A mistake in an affirmative action case can cost Harvard $15 million

“I’m the low-cost, high-volume producer in the public interest legal space,” Mr. Blum said in an interview. “No bricks, no mortar, no employees.”

“I pay myself $48,000 a year for this mishegoss,” he said, using the Yiddish word for insanity.

Public information about the sources of the money used to fund the Students for Fair Admissions lawsuits is limited, and Mr. Blum would only describe the group’s donors in general terms.

“Most of our funding comes from a dozen wealthy people and probably a dozen conservative foundations,” he said. “We received over 5,000 individual contributions, ranging from $5 to sometimes as high as $1,000. Some foundations have revealed that they have publicly supported these lawsuits. I won’t divulge most of them. »

Mr Blum confirmed reports in tax returns that his group had received $1.5 million in donations from Donors Trust, $500,000 from Searle Freedom Trust and $250,000 from the Sarah Scaife Foundation. All are supporters of conservative or libertarian causes.

UNC’s litigation costs topped $24 million in July, according to a response to a public records request from the James G. Martin Center for Academic Renewal, a nonprofit group that says it is seeking to expand the diversity of ideas taught in universities.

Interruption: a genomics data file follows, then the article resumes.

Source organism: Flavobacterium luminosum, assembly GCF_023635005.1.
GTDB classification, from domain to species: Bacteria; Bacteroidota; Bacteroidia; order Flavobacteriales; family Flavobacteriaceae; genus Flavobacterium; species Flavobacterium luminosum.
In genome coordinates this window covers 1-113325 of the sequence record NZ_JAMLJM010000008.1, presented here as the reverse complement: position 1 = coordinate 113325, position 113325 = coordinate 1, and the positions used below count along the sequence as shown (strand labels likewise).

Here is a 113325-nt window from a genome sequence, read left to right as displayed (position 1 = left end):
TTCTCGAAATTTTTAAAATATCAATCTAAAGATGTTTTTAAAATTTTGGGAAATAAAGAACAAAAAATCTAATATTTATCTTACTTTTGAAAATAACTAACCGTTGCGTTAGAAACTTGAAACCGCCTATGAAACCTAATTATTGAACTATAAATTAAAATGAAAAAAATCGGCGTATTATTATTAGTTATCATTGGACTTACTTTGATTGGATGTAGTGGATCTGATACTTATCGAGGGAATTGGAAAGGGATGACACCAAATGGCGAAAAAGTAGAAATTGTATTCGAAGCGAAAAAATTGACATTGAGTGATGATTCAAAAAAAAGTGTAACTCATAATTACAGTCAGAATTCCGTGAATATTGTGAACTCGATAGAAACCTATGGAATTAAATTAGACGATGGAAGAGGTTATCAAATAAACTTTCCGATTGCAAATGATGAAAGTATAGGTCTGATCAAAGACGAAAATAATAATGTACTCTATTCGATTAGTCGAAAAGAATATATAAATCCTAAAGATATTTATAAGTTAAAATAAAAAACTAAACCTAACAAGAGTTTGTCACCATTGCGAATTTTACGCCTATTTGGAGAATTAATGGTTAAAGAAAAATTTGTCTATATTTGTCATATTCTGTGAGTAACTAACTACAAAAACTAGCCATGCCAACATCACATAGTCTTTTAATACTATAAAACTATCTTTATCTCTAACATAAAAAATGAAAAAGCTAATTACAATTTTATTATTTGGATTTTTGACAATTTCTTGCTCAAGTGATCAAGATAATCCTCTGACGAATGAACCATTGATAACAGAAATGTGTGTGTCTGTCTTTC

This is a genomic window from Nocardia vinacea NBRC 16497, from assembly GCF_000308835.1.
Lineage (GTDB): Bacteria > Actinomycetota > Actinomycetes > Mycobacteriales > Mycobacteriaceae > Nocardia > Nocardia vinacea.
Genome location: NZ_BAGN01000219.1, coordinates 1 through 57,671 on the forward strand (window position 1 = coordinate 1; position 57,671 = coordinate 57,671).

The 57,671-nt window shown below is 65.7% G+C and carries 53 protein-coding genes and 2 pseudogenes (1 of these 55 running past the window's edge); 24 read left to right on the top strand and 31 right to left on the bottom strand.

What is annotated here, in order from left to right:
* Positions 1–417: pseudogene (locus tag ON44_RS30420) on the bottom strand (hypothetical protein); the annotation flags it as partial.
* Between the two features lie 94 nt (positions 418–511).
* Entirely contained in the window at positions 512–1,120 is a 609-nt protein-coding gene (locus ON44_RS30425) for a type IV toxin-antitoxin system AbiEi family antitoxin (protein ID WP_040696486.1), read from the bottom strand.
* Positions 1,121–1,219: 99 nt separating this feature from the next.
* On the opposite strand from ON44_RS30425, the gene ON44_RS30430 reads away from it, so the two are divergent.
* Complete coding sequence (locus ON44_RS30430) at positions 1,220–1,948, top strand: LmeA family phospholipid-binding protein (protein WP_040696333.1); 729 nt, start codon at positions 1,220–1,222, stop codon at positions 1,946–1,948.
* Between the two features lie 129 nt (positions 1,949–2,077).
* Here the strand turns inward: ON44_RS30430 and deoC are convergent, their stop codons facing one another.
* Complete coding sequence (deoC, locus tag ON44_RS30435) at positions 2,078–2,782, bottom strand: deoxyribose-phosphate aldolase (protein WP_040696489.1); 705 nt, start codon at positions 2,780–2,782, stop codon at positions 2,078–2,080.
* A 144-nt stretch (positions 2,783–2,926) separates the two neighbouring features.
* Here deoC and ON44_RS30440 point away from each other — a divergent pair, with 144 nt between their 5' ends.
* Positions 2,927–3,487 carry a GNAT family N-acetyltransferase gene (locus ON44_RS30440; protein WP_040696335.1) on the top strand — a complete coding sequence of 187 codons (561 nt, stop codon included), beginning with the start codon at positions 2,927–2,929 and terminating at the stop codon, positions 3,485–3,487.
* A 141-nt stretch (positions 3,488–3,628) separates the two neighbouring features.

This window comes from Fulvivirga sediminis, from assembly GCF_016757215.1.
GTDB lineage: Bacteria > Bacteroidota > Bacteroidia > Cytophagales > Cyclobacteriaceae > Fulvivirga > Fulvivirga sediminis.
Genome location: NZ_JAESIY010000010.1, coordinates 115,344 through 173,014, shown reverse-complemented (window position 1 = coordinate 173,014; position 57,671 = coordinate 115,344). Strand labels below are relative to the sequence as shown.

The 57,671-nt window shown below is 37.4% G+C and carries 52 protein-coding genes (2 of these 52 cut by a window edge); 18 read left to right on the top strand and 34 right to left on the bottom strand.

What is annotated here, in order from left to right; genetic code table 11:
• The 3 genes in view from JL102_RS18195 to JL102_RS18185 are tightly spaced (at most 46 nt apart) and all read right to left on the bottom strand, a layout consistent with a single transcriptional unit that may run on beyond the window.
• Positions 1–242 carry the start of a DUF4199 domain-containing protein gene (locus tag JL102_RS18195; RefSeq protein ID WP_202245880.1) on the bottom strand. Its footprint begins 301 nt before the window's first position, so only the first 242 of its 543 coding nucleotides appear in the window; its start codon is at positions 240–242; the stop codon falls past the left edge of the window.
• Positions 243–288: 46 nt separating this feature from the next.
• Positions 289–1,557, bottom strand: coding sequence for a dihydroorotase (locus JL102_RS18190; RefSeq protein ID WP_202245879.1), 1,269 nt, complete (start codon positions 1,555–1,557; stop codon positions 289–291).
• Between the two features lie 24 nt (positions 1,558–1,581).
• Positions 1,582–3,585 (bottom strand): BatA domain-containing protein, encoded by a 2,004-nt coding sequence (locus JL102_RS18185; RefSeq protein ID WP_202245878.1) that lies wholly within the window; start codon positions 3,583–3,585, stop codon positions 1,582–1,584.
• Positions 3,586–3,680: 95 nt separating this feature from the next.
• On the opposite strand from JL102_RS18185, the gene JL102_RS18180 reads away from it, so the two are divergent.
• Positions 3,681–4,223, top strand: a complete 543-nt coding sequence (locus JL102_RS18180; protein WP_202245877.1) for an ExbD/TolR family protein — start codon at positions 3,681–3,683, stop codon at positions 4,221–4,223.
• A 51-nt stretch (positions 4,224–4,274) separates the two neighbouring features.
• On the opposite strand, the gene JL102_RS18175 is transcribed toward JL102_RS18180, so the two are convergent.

“No state or tuition money is used,” UNC told the center.

Asked by The New York Times for clarification, the university released a cryptic statement: “While all institutions receive state appropriations and tuition fees classified as general funds, they also rely on other sources of funding to support their operations, including grants, contracts, donor funds and ancillary funds.

Legal experts said the universities’ legal costs were both substantial and unsurprising.

“Let’s be real: these are very large numbers,” Professor Baker said. “But in an age when attorneys at top law firms are charging upwards of $1,000 an hour without even batting an eyelid, it doesn’t take much to get those kinds of numbers in a hard-fought case.”